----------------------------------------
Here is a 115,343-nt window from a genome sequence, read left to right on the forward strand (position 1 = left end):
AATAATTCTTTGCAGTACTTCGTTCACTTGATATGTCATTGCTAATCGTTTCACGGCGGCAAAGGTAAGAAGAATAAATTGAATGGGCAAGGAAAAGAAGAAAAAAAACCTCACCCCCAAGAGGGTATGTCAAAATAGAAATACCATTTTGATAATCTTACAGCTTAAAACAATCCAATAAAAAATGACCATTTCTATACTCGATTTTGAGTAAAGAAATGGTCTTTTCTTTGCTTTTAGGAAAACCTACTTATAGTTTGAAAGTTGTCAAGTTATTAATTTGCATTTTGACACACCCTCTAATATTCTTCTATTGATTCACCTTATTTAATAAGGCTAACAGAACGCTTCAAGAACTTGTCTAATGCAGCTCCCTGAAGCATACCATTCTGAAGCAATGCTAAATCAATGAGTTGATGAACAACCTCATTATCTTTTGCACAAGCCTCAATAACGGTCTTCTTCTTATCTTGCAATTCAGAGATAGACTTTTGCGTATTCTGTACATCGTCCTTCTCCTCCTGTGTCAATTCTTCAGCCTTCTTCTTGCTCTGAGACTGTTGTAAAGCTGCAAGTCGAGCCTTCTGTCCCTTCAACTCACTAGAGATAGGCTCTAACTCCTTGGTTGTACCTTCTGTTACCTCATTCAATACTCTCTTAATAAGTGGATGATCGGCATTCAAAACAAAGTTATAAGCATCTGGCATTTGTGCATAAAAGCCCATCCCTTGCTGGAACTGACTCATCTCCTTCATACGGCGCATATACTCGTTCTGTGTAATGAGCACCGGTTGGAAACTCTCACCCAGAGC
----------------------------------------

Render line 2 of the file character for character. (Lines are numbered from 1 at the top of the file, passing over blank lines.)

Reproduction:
AATAATTCTTTGCAGTACTTCGTTCACTTGATATGTCATTGCTAATCGTTTCACGGCGGCAAAGGTAAGAAGAATAAATTGAATGGGCAAGGAAAAGAAGAAAAAAAACCTCACCCCCAAGAGGGTATGTCAAAATAGAAATACCATTTTGATAATCTTACAGCTTAAAACAATCCAATAAAAAATGACCATTTCTATACTCGATTTTGAGTAAAGAAATGGTCTTTTCTTTGCTTTTAGGAAAACCTACTTATAGTTTGAAAGTTGTCAAGTTATTAATTTGCATTTTGACACACCCTCTAATATTCTTCTATTGATTCACCTTATTTAATAAGGCTAACAGAACGCTTCAAGAACTTGTCTAATGCAGCTCCCTGAAGCATACCATTCTGAAGCAATGCTAAATCAATGAGTTGATGAACAACCTCATTATCTTTTGCACAAGCCTCAATAACGGTCTTCTTCTTATCTTGCAATTCAGAGATAGACTTTTGCGTATTCTGTACATCGTCCTTCTCCTCCTGTGTCAATTCTTCAGCCTTCTTCTTGCTCTGAGACTGTTGTAAAGCTGCAAGTCGAGCCTTCTGTCCCTTCAACTCACTAGAGATAGGCTCTAACTCCTTGGTTGTACCTTCTGTTACCTCATTCAATACTCTCTTAATAAGTGGATGATCGGCATTCAAAACAAAGTTATAAGCATCTGGCATTTGTGCATAAAAGCCCATCCCTTGCTGGAACTGACTCATCTCCTTCATACGGCGCATATACTCGTTCTGTGTAATGAGCACCGGTTGGAAACTCTCACCCAGAGC